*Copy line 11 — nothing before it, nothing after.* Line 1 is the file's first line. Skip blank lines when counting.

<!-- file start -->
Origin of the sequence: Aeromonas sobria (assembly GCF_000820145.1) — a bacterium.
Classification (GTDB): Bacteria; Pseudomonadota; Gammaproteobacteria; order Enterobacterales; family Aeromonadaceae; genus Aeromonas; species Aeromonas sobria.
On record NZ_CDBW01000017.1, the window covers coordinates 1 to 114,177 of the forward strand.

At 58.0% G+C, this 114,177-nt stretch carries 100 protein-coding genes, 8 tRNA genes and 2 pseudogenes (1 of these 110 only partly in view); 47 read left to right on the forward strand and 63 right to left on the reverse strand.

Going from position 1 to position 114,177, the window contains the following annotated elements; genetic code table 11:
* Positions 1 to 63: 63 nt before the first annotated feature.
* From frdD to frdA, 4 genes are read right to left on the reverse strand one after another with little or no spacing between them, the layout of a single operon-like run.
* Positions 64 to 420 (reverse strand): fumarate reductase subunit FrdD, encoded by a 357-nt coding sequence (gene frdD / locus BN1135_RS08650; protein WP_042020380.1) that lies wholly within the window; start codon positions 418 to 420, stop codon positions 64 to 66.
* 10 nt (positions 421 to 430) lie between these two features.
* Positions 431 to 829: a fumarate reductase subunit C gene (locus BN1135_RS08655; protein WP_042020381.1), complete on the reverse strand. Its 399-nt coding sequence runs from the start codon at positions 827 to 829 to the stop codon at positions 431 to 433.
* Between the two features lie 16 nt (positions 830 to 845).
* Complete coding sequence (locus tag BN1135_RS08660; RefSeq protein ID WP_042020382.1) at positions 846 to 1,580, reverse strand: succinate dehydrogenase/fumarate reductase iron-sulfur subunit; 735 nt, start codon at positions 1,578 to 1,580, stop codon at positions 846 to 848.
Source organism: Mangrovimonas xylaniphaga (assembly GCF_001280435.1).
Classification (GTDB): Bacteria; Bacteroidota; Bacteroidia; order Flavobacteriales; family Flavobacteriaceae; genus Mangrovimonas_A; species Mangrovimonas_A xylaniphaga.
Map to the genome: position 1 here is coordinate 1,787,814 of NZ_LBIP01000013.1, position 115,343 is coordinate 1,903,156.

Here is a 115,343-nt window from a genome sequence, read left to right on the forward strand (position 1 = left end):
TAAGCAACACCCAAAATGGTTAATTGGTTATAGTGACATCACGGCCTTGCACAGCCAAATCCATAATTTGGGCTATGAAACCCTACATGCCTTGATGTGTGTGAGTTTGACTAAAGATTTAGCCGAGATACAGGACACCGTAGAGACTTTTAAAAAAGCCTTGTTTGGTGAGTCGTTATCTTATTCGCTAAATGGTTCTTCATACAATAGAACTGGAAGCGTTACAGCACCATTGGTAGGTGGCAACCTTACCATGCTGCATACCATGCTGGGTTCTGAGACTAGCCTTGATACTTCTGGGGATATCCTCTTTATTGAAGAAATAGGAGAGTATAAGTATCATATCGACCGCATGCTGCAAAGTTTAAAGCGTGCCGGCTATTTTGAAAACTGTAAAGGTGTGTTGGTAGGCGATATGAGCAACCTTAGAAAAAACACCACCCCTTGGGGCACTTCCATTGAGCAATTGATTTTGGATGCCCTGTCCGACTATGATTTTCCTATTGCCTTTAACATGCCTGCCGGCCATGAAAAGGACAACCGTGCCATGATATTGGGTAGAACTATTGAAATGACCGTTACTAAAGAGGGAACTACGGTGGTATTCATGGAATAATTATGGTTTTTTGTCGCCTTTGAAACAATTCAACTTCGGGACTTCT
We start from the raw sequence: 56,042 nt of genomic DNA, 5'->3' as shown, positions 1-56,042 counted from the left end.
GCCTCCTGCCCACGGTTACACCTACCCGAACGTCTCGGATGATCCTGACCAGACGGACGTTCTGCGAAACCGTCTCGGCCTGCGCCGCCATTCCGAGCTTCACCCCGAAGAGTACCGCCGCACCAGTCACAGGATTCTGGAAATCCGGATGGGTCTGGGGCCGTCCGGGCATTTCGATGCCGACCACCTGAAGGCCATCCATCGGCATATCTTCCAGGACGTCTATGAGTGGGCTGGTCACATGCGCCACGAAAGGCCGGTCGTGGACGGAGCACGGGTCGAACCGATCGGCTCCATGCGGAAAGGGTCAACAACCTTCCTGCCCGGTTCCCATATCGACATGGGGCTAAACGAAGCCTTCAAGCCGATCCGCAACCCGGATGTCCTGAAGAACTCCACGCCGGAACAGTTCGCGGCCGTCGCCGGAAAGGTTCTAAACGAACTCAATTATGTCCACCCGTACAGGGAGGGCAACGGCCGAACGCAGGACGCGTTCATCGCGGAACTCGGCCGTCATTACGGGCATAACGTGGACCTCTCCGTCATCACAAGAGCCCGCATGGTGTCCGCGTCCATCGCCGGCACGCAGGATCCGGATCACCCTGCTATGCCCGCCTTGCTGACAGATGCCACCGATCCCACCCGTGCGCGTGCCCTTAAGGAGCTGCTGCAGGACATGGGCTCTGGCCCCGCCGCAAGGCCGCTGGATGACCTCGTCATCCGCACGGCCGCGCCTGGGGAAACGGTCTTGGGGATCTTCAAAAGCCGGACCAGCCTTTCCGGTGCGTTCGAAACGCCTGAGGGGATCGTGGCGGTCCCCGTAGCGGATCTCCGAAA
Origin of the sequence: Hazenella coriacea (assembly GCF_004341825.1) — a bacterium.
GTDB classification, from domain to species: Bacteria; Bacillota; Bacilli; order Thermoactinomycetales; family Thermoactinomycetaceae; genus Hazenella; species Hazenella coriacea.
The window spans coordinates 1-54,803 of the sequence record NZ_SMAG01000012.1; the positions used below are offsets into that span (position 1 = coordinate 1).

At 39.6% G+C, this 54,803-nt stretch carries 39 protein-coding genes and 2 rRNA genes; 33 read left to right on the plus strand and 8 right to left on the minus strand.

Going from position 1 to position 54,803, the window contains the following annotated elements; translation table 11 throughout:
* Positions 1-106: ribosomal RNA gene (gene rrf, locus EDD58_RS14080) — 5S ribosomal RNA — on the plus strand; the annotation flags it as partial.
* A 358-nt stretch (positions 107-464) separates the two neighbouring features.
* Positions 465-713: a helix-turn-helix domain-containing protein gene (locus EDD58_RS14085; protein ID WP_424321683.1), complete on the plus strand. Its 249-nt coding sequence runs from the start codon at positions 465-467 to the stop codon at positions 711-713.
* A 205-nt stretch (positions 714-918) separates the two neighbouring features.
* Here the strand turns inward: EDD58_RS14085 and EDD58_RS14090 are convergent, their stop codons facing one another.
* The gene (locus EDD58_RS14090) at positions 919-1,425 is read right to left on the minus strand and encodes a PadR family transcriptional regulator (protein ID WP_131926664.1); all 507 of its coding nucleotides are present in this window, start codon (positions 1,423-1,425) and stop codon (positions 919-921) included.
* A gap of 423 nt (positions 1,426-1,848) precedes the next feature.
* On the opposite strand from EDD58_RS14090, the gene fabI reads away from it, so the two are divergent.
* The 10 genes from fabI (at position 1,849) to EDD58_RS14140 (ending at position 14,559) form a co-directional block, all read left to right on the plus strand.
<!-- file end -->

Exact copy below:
* Between the two features lie 16 nt (positions 830 to 845).